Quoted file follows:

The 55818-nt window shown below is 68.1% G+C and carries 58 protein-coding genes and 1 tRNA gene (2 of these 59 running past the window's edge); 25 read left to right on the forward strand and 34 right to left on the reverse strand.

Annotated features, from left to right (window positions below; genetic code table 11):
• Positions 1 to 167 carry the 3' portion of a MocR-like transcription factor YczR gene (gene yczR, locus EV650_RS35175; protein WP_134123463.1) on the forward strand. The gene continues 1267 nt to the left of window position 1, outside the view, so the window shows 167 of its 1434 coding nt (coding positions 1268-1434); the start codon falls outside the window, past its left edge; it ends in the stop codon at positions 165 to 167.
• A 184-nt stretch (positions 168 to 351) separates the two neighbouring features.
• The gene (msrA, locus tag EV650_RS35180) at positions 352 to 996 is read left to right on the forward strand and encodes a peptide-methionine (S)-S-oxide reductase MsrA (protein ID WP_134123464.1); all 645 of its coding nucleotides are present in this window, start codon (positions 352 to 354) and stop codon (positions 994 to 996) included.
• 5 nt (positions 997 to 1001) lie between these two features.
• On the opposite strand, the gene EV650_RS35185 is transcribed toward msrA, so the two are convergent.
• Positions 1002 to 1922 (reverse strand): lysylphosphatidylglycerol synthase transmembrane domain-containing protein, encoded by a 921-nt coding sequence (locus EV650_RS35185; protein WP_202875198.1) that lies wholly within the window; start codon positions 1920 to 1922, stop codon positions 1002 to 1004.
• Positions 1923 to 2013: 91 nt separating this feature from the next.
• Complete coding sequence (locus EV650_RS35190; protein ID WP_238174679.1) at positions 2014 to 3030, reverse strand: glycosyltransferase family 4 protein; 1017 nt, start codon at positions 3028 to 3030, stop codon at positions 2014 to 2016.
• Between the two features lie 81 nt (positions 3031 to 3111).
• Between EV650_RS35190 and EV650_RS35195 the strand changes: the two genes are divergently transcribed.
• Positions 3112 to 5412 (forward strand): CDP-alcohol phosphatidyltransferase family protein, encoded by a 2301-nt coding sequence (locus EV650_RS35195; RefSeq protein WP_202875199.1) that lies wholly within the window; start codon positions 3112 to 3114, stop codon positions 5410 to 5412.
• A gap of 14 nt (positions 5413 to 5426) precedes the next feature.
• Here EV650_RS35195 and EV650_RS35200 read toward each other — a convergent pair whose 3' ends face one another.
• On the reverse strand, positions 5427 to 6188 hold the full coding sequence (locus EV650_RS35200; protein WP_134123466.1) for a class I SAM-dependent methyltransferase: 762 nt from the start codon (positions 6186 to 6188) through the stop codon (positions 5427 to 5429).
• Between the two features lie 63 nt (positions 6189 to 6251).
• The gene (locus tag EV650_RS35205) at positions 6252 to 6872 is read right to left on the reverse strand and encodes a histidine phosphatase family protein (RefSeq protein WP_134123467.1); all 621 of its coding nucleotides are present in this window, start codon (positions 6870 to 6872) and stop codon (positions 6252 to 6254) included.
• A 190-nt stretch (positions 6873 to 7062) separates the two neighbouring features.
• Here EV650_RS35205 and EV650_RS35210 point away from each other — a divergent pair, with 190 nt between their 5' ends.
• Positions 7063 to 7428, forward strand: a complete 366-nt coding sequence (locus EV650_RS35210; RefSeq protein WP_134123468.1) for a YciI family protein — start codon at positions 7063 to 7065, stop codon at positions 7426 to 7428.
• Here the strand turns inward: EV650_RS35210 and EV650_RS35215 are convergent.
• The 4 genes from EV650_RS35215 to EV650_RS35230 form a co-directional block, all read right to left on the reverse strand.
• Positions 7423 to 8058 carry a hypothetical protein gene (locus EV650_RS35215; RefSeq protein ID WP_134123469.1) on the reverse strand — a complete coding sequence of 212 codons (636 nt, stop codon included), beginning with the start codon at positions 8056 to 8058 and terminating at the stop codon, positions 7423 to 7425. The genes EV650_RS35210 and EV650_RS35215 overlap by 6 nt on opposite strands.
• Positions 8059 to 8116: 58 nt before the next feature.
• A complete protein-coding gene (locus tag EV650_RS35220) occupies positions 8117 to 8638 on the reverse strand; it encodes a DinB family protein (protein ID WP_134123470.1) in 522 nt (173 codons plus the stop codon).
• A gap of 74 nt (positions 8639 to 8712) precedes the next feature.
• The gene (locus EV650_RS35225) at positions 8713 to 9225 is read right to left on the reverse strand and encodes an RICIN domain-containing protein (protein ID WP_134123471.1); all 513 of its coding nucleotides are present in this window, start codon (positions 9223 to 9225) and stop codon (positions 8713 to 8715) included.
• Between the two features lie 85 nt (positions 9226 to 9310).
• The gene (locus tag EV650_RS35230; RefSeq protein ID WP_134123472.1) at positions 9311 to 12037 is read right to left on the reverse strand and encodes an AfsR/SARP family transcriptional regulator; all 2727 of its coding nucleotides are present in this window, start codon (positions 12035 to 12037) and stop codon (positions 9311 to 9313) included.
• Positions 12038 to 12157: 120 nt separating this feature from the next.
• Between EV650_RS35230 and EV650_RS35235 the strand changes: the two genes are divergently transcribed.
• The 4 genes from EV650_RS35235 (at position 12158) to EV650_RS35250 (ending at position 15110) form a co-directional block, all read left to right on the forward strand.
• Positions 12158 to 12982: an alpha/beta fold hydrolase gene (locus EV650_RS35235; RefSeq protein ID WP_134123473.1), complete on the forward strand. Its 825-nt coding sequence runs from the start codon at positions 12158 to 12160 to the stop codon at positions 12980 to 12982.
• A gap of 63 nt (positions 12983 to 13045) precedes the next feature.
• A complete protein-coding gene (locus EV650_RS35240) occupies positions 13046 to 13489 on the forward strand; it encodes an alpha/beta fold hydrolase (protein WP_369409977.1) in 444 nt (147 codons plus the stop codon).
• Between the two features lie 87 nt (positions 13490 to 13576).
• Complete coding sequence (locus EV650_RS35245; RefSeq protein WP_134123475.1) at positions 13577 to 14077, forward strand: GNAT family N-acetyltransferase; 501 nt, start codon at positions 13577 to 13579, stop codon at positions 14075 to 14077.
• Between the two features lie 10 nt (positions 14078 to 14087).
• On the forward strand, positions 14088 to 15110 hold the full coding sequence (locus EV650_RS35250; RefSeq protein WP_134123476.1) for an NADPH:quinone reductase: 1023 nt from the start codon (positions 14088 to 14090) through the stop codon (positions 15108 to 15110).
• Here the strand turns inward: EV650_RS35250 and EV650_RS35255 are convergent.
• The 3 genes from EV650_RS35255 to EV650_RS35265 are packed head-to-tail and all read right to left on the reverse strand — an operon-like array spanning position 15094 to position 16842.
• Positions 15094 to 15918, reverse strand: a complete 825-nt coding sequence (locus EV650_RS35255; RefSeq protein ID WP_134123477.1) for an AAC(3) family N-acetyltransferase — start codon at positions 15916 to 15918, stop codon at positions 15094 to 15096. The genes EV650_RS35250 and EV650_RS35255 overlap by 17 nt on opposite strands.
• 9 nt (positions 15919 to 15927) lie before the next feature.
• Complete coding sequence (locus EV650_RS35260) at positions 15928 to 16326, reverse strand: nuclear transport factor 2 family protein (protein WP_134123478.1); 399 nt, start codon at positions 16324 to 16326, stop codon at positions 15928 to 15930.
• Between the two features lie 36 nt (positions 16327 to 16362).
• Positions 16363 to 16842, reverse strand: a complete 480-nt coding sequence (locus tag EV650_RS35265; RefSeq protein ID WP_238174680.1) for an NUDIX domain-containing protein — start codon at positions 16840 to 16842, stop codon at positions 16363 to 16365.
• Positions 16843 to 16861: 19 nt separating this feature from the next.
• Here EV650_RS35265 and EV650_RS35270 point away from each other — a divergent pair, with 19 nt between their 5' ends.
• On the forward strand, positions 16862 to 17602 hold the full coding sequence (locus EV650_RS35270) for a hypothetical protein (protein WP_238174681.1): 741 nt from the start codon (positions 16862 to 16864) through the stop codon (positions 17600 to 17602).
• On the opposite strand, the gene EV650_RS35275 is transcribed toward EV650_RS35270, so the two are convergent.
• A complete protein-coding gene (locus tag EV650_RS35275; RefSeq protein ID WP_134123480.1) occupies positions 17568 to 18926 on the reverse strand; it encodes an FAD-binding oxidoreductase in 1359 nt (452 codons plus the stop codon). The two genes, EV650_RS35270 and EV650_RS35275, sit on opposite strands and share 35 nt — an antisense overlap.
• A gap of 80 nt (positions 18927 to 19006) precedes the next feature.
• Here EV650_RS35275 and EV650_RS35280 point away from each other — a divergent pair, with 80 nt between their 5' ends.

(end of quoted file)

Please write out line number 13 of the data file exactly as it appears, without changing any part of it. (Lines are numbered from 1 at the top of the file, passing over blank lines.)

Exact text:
• Positions 3112 to 5412 (forward strand): CDP-alcohol phosphatidyltransferase family protein, encoded by a 2301-nt coding sequence (locus EV650_RS35195; RefSeq protein WP_202875199.1) that lies wholly within the window; start codon positions 3112 to 3114, stop codon positions 5410 to 5412.